PHL abhors terrorism in all its manifestations

Statement by H.E. Teodoro L. Locsin Jr., Permanent Representative, Item 111: Measures to eliminate international terrorism, Sixth Committee, 73rd Session of the United Nations General Assembly, October 4, 2018, Trusteeship Council Chamber, UN Headquarters, New York.

“Thank you, Mr. Chair.

“At last year’s debate on this item, we spoke about Marawi. It was the most destructive act of terrorism in our history. If Marawi fell and stayed in their hands, other cities would be taken by terrorist groups that included foreign fighters espousing violent extremist beliefs that are alien to our race, to our Christian and Muslim religions, to our country and democracy, and abhorrent to the rest of the civilized world. I don’t know about the enablers of ISIS in the Middle East; they have irreligious reasons of state we cannot accept.

“Our armed forces and police liberated Marawi from Daesh-inspired terrorists after five months of non-stop fighting in a textbook perfect battle with an admirable ratio of 165 of our young soldiers killed to over a thousand enemy dead. We had effective assistance from the United States and Australia for which we are eternally grateful.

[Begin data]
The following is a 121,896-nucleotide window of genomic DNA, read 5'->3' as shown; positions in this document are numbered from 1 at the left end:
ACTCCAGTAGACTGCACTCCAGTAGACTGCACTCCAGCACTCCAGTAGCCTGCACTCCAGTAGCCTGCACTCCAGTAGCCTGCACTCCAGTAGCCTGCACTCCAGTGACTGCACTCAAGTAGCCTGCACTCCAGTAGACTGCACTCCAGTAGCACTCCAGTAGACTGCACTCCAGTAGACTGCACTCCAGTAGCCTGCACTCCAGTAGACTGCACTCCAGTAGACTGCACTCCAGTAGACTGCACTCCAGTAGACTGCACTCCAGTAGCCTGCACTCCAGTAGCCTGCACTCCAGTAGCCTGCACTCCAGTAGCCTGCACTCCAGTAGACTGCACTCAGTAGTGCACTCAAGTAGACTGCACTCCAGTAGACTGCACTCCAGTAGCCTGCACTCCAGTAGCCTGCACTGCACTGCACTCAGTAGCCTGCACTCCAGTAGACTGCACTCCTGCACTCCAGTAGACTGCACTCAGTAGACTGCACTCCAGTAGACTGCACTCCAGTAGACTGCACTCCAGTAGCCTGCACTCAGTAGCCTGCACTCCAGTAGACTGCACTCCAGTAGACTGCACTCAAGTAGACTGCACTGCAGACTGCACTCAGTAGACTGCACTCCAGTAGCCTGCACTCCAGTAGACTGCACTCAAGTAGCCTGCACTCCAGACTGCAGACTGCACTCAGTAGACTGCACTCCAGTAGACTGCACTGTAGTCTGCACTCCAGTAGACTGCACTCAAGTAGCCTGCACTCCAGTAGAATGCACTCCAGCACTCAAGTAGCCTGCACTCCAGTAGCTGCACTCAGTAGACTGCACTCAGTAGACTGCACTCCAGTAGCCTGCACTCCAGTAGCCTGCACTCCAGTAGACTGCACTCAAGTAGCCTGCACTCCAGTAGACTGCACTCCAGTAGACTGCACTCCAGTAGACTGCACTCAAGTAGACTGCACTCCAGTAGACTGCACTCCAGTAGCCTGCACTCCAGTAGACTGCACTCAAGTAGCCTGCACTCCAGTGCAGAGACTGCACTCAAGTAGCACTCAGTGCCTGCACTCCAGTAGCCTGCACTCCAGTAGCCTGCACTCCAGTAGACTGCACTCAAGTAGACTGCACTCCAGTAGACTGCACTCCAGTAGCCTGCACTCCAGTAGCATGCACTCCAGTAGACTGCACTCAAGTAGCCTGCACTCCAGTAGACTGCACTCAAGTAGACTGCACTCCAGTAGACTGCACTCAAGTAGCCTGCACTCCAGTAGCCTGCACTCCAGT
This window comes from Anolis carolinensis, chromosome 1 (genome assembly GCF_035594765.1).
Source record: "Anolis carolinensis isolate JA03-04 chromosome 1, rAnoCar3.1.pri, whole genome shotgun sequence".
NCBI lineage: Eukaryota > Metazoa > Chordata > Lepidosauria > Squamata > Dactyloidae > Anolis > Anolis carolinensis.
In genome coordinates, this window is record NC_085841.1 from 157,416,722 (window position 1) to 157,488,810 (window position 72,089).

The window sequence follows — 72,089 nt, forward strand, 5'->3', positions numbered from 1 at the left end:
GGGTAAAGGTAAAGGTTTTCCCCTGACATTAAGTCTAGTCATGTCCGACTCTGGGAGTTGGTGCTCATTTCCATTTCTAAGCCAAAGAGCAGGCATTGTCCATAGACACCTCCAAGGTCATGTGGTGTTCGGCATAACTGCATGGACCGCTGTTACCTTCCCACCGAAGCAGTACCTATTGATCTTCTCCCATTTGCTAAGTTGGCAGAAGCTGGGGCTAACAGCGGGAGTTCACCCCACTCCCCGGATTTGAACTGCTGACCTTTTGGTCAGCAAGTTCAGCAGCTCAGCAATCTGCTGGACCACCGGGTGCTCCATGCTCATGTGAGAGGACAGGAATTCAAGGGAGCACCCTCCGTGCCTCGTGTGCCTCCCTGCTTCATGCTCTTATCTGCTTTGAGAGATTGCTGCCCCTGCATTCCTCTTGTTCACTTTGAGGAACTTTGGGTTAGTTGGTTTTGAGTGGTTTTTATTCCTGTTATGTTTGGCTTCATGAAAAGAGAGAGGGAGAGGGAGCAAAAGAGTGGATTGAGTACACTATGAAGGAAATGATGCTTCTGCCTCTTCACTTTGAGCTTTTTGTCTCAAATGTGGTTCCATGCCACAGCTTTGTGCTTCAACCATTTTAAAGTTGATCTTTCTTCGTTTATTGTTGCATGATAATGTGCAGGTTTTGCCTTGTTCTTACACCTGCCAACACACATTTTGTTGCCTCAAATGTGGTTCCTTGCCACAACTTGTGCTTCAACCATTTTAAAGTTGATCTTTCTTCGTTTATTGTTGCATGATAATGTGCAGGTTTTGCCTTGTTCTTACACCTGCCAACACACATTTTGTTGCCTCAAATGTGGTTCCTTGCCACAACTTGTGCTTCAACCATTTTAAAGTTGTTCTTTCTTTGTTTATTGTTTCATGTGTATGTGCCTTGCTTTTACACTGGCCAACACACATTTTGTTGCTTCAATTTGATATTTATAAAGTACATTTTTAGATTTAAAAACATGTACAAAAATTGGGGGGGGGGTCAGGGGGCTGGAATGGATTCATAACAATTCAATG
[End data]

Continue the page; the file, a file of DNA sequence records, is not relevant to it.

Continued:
Addressing root causes

“The Philippines condemns terrorism anywhere in the world however inspired—by religion or the natural propensity to use religion for sex, for homicide or anything else that scum do to get themselves off. There are no deep philosophical or religious reasons that need detain us on that score. It is a people problem—specifically a bad people problem; and the solution is to get rid of them first—and then study why they turned out so badly from such nice little boys.

“We abhor terrorism in all its manifestations wherever, by whomever, and against whomsoever committed—and whatever the excuse. We reject poverty as an excuse and condemn it as lazy thinking by the usual suspects whose brains have hemorrhaged.

“Sure, we recognize the long-term need to search for the roots of terrorism. It is an academically promising field of study. But once terrorism has taken root, grown and started to bear militant fruit—then addressing the roots of terrorism must take a back seat, and pulling out the growth must take first priority before it scatters its seeds farther afield to take root, grow and flourish in more places. This must be done with the strictest regard for human rights; with no hurt to the innocent. For the blood of the innocent fertilizes the ground for terrorism to take root and spread.